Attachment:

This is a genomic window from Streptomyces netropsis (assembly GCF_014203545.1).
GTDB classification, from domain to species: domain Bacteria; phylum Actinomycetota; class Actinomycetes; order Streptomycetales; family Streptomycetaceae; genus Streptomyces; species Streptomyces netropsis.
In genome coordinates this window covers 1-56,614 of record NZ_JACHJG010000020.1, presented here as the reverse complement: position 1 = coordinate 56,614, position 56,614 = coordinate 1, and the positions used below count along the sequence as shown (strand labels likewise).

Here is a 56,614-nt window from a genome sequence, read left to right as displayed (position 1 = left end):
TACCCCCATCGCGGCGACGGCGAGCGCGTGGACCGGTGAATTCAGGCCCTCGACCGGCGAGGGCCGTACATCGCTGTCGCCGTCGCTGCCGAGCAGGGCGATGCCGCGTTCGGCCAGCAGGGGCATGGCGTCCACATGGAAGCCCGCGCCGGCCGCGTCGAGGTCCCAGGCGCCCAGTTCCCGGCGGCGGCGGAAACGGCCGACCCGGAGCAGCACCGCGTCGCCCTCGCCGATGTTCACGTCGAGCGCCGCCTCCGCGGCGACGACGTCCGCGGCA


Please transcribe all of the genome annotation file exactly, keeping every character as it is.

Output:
This is a genomic window from Streptomyces netropsis (assembly GCF_014203545.1).
GTDB classification, from domain to species: domain Bacteria; phylum Actinomycetota; class Actinomycetes; order Streptomycetales; family Streptomycetaceae; genus Streptomyces; species Streptomyces netropsis.
In genome coordinates this window covers 1-56,614 of record NZ_JACHJG010000020.1, presented here as the reverse complement: position 1 = coordinate 56,614, position 56,614 = coordinate 1, and the positions used below count along the sequence as shown (strand labels likewise).

Here is a 56,614-nt window from a genome sequence, read left to right as displayed (position 1 = left end):
TACCCCCATCGCGGCGACGGCGAGCGCGTGGACCGGTGAATTCAGGCCCTCGACCGGCGAGGGCCGTACATCGCTGTCGCCGTCGCTGCCGAGCAGGGCGATGCCGCGTTCGGCCAGCAGGGGCATGGCGTCCACATGGAAGCCCGCGCCGGCCGCGTCGAGGTCCCAGGCGCCCAGTTCCCGGCGGCGGCGGAAACGGCCGACCCGGAGCAGCACCGCGTCGCCCTCGCCGATGTTCACGTCGAGCGCCGCCTCCGCGGCGACGACGTCCGCGGCA